May 18, 2016
Just your average spring day along the Wasatch Front in north Utah County, in Highland, Utah
in Salt Lake County. Time lapse of the old mountains, and the clouds dancing around them as the sun goes down. A hint of the beauty the people of Utah live with every day — and that I hope they don’t take for granted!
It’s great there are so many electronic cameras around these days. A thousand times I’ve watched these things and lamented they couldn’t be captured. Mt. Timpanogos hides just the other side of that first line of mountains; if you know where to look, you can see its hulking shadow.
(When I lived in Utah County, this site was farmers’ fields, from here to the mountains.)
Tip of the old scrub brush to the Blue Lemon Cafe, “DanPopeGood4Utah,” and Evelyn Jeffries.
August 4, 2014
U.S. Department of Interior said: Our most popular photo on social media last week: this pic of a double #rainbow over @CraterLakeNPS.
Technically a rainbow can form anytime there are water droplets in the air, and sunlight to shine through them. Pragmatically, there’s a better chance of the sunlight getting the right angle in the earlier morning and late afternoon. Since most summer rainstorms happen in the afternoon, most rainbows probably get formed in the afternoon, too.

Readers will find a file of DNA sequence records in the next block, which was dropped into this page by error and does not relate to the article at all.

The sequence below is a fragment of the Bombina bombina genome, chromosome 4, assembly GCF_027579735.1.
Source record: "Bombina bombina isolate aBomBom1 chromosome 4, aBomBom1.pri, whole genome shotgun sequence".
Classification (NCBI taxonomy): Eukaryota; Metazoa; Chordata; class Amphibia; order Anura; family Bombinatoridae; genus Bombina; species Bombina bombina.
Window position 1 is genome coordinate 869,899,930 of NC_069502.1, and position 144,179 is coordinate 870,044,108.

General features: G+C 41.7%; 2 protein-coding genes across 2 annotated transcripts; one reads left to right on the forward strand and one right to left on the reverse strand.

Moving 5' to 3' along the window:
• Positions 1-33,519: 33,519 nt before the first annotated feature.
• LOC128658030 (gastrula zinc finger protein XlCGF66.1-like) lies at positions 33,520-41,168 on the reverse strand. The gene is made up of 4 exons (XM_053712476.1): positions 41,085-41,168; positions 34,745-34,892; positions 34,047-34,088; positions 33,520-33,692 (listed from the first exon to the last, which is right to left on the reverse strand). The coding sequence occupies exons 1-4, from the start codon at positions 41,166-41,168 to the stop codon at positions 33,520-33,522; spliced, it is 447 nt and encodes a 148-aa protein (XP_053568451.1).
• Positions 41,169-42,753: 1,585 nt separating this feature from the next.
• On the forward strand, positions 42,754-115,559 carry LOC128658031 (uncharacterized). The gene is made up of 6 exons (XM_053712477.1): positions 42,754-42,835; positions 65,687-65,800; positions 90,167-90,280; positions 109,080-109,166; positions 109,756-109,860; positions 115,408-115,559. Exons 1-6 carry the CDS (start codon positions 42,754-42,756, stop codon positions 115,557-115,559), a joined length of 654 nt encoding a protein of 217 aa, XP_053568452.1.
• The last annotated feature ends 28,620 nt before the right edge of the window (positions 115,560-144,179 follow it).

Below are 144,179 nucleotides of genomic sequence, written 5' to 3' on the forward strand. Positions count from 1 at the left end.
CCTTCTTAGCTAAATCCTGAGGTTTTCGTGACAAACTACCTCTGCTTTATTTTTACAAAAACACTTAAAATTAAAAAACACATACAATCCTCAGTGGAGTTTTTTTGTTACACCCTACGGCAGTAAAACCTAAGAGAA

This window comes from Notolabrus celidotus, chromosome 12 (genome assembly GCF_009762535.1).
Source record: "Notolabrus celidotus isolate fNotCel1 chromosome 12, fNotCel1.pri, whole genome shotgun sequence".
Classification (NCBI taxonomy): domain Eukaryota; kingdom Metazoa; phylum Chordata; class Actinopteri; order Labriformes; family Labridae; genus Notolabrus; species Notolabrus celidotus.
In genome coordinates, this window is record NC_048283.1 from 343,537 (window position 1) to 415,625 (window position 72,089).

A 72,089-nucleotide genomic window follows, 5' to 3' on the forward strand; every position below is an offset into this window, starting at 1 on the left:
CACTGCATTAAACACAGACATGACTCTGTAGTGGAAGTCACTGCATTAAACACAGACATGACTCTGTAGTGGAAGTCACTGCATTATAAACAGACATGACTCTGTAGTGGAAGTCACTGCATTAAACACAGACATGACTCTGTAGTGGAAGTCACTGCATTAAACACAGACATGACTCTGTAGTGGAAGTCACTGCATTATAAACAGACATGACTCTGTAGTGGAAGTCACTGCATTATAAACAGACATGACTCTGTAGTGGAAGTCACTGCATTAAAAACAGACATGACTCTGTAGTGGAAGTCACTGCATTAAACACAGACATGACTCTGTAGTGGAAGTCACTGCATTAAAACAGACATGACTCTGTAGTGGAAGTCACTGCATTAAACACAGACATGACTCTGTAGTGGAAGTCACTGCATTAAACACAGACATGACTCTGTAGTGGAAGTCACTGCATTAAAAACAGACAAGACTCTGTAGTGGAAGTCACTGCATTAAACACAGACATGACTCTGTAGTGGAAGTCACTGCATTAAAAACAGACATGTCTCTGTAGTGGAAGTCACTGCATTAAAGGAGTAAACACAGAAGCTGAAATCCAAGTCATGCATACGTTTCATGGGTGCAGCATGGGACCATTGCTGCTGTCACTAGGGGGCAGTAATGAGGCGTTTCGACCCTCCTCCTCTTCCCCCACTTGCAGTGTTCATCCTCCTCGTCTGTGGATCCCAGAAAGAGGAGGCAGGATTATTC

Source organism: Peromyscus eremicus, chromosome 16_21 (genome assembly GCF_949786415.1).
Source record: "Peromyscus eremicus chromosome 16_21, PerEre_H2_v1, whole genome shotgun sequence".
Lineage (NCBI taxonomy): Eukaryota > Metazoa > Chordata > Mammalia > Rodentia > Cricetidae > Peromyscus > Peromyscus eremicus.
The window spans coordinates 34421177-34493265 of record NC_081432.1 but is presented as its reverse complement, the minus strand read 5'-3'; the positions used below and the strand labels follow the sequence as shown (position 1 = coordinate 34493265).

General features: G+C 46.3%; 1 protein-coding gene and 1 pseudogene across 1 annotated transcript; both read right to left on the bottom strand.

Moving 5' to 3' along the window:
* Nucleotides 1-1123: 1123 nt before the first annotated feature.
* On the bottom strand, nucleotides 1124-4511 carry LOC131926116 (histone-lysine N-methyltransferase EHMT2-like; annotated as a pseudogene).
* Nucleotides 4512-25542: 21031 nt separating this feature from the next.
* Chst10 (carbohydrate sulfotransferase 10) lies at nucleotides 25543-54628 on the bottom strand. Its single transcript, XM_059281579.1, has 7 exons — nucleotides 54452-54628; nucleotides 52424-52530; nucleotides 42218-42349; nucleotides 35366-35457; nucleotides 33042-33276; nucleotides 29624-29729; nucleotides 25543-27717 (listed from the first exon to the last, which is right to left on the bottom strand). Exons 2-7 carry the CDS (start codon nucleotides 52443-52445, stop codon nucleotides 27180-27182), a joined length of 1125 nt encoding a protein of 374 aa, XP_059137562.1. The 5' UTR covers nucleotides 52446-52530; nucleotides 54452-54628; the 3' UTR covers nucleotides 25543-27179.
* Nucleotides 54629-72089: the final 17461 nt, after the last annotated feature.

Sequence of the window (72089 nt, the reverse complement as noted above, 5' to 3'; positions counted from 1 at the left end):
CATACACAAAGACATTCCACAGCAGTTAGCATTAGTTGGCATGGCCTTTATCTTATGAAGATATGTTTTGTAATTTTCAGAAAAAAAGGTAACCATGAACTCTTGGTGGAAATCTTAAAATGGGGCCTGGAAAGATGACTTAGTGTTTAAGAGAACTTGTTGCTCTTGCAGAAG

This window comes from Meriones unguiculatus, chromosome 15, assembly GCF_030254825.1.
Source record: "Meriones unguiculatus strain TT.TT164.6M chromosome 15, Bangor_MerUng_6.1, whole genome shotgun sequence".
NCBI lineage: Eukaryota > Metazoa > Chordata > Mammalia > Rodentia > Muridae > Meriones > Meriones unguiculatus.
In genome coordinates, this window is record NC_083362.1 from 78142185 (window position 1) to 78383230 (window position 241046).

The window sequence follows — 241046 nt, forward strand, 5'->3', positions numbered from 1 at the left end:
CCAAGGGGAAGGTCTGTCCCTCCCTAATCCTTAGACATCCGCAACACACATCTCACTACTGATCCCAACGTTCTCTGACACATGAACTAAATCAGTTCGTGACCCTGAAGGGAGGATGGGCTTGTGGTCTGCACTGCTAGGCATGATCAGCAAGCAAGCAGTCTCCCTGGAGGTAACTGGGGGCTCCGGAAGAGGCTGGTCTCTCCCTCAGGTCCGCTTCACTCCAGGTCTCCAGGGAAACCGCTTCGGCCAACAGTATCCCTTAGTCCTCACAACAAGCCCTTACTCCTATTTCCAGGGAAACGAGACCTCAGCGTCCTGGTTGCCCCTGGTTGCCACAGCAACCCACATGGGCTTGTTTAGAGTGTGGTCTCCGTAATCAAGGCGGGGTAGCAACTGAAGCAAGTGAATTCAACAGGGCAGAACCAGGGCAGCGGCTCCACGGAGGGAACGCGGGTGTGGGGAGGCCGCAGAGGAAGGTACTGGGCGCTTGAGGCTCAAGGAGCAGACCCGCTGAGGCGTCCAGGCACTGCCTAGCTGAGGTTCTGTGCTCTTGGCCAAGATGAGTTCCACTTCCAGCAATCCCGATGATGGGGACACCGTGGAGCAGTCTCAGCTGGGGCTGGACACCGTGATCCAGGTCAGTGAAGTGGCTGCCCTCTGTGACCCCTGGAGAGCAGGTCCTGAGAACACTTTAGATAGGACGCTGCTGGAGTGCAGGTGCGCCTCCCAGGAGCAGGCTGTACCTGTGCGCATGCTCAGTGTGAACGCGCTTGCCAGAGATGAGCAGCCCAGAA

If the field of droplets is thick enough, a vantage point may get more than one rainbow.
So there’s a good deal of chance in this photo. A good photographer is ready, when the chance presents itself.
Did you notice the colors are reversed in the secondary rainbow?
June 30, 2009
Stars on Alabama, a rainbow fell on Brooklyn — somebody ought to write a song about it.
Rainbow over Brooklyn, June 29, 2009 - photo by JOKelly
Photo by JimmyOKelly. Go see the stuff Kelly has posted at FLICKR, before he gets famous. Poetry in photography. Nice collection of others’ shots, too.